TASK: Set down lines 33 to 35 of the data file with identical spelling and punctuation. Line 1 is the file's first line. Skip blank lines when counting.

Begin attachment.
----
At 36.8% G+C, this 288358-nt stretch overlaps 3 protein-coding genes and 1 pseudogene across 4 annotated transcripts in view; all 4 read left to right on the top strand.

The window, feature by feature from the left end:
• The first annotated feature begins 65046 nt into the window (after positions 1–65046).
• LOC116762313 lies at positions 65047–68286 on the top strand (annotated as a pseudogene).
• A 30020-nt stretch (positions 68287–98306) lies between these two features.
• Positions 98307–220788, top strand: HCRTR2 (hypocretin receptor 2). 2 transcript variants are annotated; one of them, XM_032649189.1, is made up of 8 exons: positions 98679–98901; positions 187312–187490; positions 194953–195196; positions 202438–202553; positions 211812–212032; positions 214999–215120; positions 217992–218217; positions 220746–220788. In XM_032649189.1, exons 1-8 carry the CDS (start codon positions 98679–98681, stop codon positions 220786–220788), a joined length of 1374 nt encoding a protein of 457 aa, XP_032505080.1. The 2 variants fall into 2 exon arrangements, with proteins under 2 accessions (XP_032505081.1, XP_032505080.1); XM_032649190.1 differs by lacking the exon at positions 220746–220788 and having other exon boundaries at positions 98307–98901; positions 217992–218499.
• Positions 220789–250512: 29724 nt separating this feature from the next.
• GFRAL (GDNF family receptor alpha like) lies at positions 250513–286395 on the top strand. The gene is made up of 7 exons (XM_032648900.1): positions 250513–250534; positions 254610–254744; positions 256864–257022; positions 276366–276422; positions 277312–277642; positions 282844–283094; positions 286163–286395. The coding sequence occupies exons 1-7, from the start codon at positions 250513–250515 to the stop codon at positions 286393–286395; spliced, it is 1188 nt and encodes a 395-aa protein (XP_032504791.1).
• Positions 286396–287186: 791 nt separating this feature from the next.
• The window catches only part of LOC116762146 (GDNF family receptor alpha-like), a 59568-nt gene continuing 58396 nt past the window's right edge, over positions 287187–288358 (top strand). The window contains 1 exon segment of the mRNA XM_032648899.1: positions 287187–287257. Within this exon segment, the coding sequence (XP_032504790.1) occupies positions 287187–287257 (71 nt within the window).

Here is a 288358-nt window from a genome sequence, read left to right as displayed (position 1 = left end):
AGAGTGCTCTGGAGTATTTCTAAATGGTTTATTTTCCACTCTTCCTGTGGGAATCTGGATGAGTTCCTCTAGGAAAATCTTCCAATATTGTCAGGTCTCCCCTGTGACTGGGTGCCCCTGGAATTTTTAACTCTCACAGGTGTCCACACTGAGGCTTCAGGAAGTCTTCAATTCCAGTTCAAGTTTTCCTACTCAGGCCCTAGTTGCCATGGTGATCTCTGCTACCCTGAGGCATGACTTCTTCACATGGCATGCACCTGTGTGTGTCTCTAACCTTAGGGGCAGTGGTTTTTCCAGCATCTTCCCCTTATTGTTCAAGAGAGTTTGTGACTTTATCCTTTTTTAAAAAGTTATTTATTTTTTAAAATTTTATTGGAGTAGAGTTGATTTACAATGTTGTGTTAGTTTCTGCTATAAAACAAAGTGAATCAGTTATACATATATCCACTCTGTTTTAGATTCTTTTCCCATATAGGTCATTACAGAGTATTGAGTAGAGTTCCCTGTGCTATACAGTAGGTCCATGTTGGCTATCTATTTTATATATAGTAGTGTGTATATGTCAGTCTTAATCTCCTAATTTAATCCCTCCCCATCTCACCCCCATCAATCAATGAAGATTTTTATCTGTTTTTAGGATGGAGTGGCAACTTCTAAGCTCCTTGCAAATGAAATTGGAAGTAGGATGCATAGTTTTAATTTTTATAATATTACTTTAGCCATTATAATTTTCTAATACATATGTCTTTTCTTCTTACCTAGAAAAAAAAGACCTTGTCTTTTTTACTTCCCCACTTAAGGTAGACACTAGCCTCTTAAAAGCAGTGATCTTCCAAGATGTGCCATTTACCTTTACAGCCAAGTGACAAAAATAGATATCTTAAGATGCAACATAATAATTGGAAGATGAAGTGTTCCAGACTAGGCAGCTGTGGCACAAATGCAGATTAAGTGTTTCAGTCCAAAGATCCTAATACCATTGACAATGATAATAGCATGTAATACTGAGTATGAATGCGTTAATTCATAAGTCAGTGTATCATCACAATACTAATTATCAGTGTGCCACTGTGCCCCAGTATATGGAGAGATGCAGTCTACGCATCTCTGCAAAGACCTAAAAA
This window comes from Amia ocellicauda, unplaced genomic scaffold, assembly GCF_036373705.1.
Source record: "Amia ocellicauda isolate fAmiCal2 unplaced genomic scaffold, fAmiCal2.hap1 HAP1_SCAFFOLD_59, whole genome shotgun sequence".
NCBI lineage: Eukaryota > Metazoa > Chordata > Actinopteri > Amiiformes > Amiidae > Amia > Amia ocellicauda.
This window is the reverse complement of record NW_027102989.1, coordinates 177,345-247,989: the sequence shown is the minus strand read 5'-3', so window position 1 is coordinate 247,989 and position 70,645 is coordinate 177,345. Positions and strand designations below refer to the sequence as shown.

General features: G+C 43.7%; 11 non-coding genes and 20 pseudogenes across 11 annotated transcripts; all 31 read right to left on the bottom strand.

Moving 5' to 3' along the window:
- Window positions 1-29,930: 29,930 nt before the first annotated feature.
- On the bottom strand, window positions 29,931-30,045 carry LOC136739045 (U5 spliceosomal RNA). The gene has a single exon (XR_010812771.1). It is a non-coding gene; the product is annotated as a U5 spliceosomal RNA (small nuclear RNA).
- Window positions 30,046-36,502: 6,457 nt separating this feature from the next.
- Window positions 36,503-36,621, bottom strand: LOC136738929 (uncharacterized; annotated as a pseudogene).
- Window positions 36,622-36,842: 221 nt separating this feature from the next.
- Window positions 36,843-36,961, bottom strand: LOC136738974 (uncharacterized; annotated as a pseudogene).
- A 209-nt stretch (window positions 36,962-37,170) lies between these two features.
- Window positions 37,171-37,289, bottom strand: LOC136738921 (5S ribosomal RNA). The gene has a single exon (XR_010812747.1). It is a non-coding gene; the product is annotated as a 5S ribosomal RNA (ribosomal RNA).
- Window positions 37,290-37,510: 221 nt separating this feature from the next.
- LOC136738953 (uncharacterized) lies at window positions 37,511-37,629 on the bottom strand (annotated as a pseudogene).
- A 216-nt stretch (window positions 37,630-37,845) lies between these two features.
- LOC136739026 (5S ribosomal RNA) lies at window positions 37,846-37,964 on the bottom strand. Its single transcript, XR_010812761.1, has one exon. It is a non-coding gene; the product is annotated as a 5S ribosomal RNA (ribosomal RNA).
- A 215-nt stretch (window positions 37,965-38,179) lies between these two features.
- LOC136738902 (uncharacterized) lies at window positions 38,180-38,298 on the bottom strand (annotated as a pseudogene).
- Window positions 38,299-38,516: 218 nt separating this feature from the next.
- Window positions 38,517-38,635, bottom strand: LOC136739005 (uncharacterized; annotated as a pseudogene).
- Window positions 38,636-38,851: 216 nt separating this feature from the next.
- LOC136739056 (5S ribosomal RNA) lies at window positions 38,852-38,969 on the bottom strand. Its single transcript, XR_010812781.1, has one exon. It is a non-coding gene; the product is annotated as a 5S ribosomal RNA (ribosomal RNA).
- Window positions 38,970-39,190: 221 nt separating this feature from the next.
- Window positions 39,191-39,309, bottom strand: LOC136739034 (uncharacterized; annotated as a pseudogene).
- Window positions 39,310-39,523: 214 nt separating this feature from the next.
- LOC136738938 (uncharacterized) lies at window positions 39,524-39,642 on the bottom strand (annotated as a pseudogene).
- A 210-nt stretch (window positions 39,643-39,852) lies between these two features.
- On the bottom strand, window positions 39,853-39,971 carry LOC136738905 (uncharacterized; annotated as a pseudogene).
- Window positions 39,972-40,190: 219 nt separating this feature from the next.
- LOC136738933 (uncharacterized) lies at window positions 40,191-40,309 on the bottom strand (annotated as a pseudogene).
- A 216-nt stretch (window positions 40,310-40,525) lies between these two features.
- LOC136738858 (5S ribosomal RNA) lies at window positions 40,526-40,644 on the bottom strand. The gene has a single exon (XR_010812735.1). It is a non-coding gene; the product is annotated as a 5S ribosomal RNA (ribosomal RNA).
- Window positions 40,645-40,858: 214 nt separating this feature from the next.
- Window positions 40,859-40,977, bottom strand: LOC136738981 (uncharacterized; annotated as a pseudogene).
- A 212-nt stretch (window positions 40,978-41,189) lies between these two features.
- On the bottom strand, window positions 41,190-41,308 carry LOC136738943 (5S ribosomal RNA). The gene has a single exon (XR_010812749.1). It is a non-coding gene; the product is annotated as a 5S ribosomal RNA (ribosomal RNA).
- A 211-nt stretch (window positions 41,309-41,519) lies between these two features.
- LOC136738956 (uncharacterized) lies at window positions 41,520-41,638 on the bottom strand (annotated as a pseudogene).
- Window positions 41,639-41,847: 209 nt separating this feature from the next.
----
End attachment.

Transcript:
- Window positions 38,299-38,516: 218 nt separating this feature from the next.
- Window positions 38,517-38,635, bottom strand: LOC136739005 (uncharacterized; annotated as a pseudogene).
- Window positions 38,636-38,851: 216 nt separating this feature from the next.